my father knows these men. I know them too,
history tucks their portraits into my memory.
perhaps forgetfulness is a curse my countrymen tries to break.
election’s procedures unfurled
and they would commit their heart to men who more
than once battered it till it became hackneyed threnody.
i saw these grizzled men on television,
men, who my grandfather called beast in agbada.
they read their colored manifestos before men
who later committed their future to charlatans
with a messianic tongue.
men who saw the claws in their tongues
were silenced with a wad of notes.
yesterday, dele’s body was forced to rehearse
the gymnastics of fire when he stole a cup of garri at the market;
hunger sticks to our body like identity.
i can’t ask anyone how (s)he is doing
it gropes wounds.
no one is doing well, not even the well diggers.
my eldest brother was caught under
the cashew tree with a sturdy rope
sobbing and saying, death is the messiah.
this is what happens when your cv
becomes an acronym for clogged vision.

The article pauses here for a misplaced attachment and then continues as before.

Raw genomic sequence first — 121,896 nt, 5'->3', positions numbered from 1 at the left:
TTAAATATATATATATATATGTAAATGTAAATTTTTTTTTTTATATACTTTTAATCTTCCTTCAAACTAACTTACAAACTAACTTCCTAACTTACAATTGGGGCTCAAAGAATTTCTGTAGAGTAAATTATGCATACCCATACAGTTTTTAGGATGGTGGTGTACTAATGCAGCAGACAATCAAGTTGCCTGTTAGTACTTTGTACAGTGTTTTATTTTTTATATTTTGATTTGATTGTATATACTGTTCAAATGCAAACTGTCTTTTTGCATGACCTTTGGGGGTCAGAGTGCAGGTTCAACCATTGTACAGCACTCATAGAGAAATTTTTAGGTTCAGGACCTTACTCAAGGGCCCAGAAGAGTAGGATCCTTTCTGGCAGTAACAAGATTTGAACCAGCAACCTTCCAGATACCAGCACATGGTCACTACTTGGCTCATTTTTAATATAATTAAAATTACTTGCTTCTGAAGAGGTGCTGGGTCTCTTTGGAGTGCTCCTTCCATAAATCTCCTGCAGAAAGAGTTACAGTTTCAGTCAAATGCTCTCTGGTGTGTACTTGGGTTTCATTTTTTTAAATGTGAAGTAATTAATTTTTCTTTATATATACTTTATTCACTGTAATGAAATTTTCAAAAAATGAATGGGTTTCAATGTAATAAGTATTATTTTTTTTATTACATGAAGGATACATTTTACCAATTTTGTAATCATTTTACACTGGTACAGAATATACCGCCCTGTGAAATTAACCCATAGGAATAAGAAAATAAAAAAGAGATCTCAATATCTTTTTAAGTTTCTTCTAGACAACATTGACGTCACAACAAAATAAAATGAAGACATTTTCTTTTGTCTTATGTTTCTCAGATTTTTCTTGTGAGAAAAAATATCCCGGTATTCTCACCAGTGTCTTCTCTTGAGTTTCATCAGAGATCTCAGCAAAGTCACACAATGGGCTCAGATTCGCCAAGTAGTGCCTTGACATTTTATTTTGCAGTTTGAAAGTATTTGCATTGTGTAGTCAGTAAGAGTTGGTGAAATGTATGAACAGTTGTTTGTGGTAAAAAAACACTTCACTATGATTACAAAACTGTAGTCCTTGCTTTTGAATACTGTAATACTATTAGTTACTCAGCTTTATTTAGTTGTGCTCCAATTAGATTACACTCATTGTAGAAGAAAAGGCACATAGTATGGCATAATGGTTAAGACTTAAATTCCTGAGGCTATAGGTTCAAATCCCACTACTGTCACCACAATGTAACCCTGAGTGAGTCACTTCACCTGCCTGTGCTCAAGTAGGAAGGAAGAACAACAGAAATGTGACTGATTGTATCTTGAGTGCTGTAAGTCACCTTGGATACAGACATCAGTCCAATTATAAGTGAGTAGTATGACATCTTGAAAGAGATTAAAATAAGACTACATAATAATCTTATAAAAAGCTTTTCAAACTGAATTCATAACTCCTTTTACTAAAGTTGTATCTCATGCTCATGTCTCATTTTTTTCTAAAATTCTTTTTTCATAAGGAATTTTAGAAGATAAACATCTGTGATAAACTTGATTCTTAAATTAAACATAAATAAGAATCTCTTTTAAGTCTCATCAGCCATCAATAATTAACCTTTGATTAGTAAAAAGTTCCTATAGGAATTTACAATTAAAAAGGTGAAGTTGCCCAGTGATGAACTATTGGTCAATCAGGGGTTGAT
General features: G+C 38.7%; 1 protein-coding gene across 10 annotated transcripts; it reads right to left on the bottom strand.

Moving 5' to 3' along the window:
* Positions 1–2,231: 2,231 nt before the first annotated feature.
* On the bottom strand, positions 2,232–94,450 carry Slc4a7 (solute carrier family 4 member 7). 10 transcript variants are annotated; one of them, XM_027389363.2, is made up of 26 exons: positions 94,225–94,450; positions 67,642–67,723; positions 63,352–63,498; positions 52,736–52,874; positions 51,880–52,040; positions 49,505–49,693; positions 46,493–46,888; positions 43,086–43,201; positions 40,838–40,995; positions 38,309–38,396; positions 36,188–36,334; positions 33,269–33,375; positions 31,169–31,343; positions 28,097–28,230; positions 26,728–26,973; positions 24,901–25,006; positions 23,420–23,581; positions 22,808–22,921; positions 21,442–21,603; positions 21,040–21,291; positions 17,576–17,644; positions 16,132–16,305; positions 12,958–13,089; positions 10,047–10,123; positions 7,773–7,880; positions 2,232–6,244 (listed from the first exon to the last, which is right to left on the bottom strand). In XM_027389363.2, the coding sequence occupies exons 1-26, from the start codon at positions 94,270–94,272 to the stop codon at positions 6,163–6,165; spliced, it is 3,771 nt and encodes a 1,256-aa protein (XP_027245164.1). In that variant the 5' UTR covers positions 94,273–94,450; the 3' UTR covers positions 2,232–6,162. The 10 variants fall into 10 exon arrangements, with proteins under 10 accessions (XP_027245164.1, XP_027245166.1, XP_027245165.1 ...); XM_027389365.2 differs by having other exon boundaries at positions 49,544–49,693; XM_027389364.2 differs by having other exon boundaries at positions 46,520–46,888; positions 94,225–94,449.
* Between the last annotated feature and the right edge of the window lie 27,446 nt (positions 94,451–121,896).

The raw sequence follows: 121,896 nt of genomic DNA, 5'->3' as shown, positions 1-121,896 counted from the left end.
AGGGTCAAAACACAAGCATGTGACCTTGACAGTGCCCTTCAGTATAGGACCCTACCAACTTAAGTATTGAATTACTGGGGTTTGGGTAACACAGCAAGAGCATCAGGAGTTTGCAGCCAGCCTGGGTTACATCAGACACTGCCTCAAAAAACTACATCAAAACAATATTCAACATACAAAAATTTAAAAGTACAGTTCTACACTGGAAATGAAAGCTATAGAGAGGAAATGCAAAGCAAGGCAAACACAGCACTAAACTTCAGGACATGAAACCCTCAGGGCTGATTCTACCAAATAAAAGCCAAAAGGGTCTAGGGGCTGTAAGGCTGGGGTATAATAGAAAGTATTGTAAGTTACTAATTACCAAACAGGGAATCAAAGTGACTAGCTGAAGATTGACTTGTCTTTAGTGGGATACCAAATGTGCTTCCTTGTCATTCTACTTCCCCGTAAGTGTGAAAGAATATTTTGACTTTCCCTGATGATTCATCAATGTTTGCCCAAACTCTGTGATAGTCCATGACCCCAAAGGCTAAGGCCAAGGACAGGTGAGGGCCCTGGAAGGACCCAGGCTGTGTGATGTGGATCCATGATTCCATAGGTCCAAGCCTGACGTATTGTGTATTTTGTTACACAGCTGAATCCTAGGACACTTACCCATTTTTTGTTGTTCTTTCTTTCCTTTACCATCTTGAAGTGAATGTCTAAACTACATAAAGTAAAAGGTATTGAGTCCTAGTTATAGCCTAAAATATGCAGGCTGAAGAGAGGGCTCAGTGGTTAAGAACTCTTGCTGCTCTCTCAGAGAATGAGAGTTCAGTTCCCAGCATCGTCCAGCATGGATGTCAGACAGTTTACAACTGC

i fear this poem will not be an apocalypse.
i fear my people will choose these same men again.
this room is still grimy
memories huddled together in this room wear a body of ocean,
they refused to be conflagrated.
don’t ask me of my therapy sessions
because they only say i am opening my body for cleansing,
this room is still grimy, nowhere is left untouched.
what are even the therapies if not an apocalypse
that i am a slave to some memories?
memories like how you tottered into this room,
plundered its pearls and took possession;
this room doesn’t belong to me anymore.
it smells of incense, i bet a funeral service goes on here.
how do you fight violation when erupted by a man
whose blood shares some resemblance with yours?
mother once told me to hold the family’s glory
in a clenched fist even though it breaks my body,
this taboo is snared inside my mouth,
it’s snared in this poem too.
it’s two years of your plunder,
and i still see your face spread across my lover’s
each time he immerses himself into me.
i don’t enjoy this ritual, your footprints are etched on it.
i don’t know when this ocean will morph into something inflammable
or when it will become dry like a river that lost its origin.
i am fading. i have faded. but i will own this room again.
a woman’s body is her room,
you knock and seek permission before you enter
a woman’s revealing cloth isn’t an excuse to be a burglar.
you leave a ghost on the street each time you plunder.
About The Author
Ifenaike IfeAyomipo is a Nigerian writer who writes from Lagos State, although hails from Ogun State. He’s an aspiring Photographer. He’s a promising Educationist too with robust dreams. When he’s not writing, he’s busy streaming YouTube Spoken Words Videos.
1 week ago
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